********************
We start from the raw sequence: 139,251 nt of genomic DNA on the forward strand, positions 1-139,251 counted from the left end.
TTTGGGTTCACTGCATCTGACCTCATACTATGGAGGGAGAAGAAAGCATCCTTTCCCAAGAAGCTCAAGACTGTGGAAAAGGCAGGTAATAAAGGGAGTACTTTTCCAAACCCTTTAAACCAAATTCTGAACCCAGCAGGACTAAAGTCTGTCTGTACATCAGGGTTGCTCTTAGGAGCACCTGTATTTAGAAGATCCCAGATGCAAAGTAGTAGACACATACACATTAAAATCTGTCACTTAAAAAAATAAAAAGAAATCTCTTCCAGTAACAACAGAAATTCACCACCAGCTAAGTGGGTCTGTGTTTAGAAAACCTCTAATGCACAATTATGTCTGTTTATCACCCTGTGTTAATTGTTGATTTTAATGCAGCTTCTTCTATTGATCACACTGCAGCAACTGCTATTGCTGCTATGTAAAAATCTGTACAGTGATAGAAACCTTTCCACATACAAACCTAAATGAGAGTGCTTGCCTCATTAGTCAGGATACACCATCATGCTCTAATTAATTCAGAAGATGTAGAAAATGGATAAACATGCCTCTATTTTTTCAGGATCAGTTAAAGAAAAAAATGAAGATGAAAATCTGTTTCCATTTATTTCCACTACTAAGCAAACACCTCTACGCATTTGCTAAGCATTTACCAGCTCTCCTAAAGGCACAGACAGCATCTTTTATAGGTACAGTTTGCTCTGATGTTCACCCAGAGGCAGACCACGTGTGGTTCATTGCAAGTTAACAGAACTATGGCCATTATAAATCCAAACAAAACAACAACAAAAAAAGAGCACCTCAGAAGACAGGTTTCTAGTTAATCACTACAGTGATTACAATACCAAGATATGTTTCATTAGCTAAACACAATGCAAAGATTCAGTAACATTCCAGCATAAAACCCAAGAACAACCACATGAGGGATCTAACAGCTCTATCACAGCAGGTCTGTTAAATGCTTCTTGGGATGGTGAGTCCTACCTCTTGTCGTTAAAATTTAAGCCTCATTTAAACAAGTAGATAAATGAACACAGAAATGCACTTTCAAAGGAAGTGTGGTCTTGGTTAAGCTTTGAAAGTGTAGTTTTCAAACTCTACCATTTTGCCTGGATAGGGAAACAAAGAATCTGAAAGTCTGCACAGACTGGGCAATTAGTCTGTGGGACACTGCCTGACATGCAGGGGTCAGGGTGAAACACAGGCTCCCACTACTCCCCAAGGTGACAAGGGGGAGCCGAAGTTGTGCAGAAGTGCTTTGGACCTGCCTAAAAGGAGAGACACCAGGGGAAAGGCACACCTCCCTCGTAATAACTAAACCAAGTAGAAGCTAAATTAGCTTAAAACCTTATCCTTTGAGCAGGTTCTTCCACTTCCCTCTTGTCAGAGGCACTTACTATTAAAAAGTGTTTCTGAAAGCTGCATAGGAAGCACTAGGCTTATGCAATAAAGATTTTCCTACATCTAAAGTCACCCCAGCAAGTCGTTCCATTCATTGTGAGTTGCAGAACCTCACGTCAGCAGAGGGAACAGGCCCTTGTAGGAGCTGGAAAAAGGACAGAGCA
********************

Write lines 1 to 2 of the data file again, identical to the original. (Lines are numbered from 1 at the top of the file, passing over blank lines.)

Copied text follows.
We start from the raw sequence: 139,251 nt of genomic DNA on the forward strand, positions 1-139,251 counted from the left end.
TTTGGGTTCACTGCATCTGACCTCATACTATGGAGGGAGAAGAAAGCATCCTTTCCCAAGAAGCTCAAGACTGTGGAAAAGGCAGGTAATAAAGGGAGTACTTTTCCAAACCCTTTAAACCAAATTCTGAACCCAGCAGGACTAAAGTCTGTCTGTACATCAGGGTTGCTCTTAGGAGCACCTGTATTTAGAAGATCCCAGATGCAAAGTAGTAGACACATACACATTAAAATCTGTCACTTAAAAAAATAAAAAGAAATCTCTTCCAGTAACAACAGAAATTCACCACCAGCTAAGTGGGTCTGTGTTTAGAAAACCTCTAATGCACAATTATGTCTGTTTATCACCCTGTGTTAATTGTTGATTTTAATGCAGCTTCTTCTATTGATCACACTGCAGCAACTGCTATTGCTGCTATGTAAAAATCTGTACAGTGATAGAAACCTTTCCACATACAAACCTAAATGAGAGTGCTTGCCTCATTAGTCAGGATACACCATCATGCTCTAATTAATTCAGAAGATGTAGAAAATGGATAAACATGCCTCTATTTTTTCAGGATCAGTTAAAGAAAAAAATGAAGATGAAAATCTGTTTCCATTTATTTCCACTACTAAGCAAACACCTCTACGCATTTGCTAAGCATTTACCAGCTCTCCTAAAGGCACAGACAGCATCTTTTATAGGTACAGTTTGCTCTGATGTTCACCCAGAGGCAGACCACGTGTGGTTCATTGCAAGTTAACAGAACTATGGCCATTATAAATCCAAACAAAACAACAACAAAAAAAGAGCACCTCAGAAGACAGGTTTCTAGTTAATCACTACAGTGATTACAATACCAAGATATGTTTCATTAGCTAAACACAATGCAAAGATTCAGTAACATTCCAGCATAAAACCCAAGAACAACCACATGAGGGATCTAACAGCTCTATCACAGCAGGTCTGTTAAATGCTTCTTGGGATGGTGAGTCCTACCTCTTGTCGTTAAAATTTAAGCCTCATTTAAACAAGTAGATAAATGAACACAGAAATGCACTTTCAAAGGAAGTGTGGTCTTGGTTAAGCTTTGAAAGTGTAGTTTTCAAACTCTACCATTTTGCCTGGATAGGGAAACAAAGAATCTGAAAGTCTGCACAGACTGGGCAATTAGTCTGTGGGACACTGCCTGACATGCAGGGGTCAGGGTGAAACACAGGCTCCCACTACTCCCCAAGGTGACAAGGGGGAGCCGAAGTTGTGCAGAAGTGCTTTGGACCTGCCTAAAAGGAGAGACACCAGGGGAAAGGCACACCTCCCTCGTAATAACTAAACCAAGTAGAAGCTAAATTAGCTTAAAACCTTATCCTTTGAGCAGGTTCTTCCACTTCCCTCTTGTCAGAGGCACTTACTATTAAAAAGTGTTTCTGAAAGCTGCATAGGAAGCACTAGGCTTATGCAATAAAGATTTTCCTACATCTAAAGTCACCCCAGCAAGTCGTTCCATTCATTGTGAGTTGCAGAACCTCACGTCAGCAGAGGGAACAGGCCCTTGTAGGAGCTGGAAAAAGGACAGAGCA